Are fit notes reducing staff absences?

If you read nothing else, read this…

• The fit note is the first major change to sickness absence certification since 1923.
• It aims to move away from the idea of whether an employee is simply ill or not, to one of capability, detailing what they are fit for.
• Better communication may be needed between employers and healthcare professionals to help facilitate an individual’s return to work.
• An electronic format, expected to be introduced by early 2012, could enhance the use of fit notes for employers, staff and GPs.

Case study: Fasset facilitates 30% fall in absence

At facilities management firm Fasset, having a clear absence policy that facilitates occupational health and the fit note gives a clear view of absence and helps staff return to work quickly.

Fasset launched a new absence policy in February 2010. It involves training all supervisors and managers, and letting staff know about the new strategy and forms they have to complete if they are off sick. Employees are required to complete a self-certification form and obtain a fit note if their absence is longer than seven days. They also have a faceto-face meeting on their return to work.

As a result, the company has seen absence levels drop by 30% year on year. Debbie Jenkins, HR manager at Fasset,says: “We monitor absence all the time, so I know how many days have been lost in the previous month, and what our sickness absence percentage is across the business. We try to keep it as low as possible, and we have intervention with our onsite occupational health team.”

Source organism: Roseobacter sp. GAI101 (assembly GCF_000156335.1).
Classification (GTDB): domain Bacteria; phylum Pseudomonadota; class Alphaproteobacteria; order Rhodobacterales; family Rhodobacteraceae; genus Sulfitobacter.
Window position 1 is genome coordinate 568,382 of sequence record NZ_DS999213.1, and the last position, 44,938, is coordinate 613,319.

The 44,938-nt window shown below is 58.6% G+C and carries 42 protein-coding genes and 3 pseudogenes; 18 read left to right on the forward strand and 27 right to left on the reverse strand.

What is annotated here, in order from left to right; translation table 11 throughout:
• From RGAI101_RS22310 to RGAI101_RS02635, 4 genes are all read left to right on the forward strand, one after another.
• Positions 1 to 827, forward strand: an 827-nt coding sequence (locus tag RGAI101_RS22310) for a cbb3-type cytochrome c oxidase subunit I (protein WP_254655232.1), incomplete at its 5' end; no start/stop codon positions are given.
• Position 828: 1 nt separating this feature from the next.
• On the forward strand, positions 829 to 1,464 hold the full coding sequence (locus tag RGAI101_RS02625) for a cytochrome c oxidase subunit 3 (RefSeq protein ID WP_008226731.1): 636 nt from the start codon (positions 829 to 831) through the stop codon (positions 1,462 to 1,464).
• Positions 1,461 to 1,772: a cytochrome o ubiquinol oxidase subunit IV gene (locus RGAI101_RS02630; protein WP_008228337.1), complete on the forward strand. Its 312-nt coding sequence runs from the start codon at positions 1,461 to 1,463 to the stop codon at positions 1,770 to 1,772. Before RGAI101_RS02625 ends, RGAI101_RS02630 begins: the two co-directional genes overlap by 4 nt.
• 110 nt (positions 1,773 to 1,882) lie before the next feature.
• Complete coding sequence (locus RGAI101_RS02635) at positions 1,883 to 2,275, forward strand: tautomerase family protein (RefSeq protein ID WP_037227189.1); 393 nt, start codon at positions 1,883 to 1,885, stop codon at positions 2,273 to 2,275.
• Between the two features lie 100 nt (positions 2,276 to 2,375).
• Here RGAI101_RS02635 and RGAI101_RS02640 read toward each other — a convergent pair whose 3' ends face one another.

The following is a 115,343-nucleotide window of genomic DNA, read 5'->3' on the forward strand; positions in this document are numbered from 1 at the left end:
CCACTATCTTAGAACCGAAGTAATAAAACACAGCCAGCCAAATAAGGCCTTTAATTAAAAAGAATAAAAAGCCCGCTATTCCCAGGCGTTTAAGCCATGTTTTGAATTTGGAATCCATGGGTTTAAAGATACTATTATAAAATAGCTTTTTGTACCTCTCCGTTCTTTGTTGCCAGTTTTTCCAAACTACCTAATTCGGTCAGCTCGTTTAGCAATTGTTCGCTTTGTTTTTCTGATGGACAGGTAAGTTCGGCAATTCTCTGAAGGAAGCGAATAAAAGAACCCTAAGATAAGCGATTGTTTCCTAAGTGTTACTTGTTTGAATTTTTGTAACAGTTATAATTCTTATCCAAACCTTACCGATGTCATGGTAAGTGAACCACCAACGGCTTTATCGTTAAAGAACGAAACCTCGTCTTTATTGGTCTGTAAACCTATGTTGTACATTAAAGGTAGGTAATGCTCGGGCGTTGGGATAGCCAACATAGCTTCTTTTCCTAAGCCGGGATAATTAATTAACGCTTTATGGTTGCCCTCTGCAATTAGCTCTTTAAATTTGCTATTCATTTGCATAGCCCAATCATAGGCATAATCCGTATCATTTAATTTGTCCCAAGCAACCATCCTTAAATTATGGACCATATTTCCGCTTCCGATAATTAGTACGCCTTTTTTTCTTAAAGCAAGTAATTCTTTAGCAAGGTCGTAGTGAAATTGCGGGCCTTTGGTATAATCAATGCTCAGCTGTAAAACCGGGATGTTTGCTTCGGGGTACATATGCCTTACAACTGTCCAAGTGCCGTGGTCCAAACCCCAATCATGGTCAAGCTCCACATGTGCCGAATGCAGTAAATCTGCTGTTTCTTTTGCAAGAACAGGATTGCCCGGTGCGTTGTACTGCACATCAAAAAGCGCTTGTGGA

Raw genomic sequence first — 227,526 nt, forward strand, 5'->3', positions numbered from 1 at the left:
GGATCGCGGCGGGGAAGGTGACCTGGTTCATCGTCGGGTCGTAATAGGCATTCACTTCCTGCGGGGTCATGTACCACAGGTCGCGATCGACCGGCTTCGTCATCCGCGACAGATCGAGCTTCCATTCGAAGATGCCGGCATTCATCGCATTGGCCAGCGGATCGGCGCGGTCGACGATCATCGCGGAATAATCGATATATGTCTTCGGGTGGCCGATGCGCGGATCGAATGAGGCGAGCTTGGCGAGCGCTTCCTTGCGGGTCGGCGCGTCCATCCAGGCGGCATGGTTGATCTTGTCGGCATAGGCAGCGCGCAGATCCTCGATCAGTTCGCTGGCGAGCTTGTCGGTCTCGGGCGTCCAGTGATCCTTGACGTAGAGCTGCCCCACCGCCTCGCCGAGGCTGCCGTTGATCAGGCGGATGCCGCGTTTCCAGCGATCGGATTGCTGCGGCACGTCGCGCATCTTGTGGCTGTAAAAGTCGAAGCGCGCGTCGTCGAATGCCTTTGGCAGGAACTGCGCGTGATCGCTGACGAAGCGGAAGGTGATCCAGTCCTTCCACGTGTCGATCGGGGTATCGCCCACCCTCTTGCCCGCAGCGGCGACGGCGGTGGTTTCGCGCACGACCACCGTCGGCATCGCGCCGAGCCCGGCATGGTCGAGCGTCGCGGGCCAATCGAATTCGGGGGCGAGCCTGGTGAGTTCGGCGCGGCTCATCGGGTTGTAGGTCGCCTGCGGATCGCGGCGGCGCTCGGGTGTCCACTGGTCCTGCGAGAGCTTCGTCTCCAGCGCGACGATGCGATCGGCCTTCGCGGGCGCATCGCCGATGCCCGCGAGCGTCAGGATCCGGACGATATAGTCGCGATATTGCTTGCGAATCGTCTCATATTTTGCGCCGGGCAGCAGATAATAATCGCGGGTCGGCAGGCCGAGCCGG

Fasset’s policy also ensures it provides guidance, advice and support to employees and to managers who may be
struggling to handle continued absences.

Employers may need to be more proactive if the new fit note system is to reduce sickness absence levels, says Tynan Barton

April 2010 saw the first major change to sickness absence certification since 1923. The introduction of the fit note to replace the old sick note was a move away from certifying that an employee is not fit for work, towards creating a culture of capability and helping staff return to work quickly. Championed by Dame Carol Black, national director for health and work, the system aims to reduce the cost of ill-health to the economy.

Under the previous sick note system, doctors could only advise an employee whether their health condition meant they should refrain from work. Although the fit note has not delivered big changes overnight, it is considered an innovative strategy, says Dr Mark Simpson, medical director at Axa Icas Occupational Health Services. “It moves people away from a mindset that sickness absence is like a light switch, that you are either fit for work or you are not,” he says. “That mindset probably existed as much in employers as it did among patients and GPs.”

When the fit note launched in 2010, Black suggested it would create gradual change, perhaps most noticeable after five or six years. Research such as the EEF/Westfield Health 2011 Sickness Absence Survey and the Confederation of British Industry (CBI)/ Pfizer Absence and Workplace Health Survey 2011 (see box) presents differing views on its effectiveness so far.

It may also help prevent some people from heading towards incapacity benefits. “It will help in the long term,” says Simpson. “After months of absence, people’s behaviour begins to change in terms of disengagement with the workplace. The fit note should be used much earlier because after months of absence, the difficulties of getting someone back to work can be consummately greater.”

Online training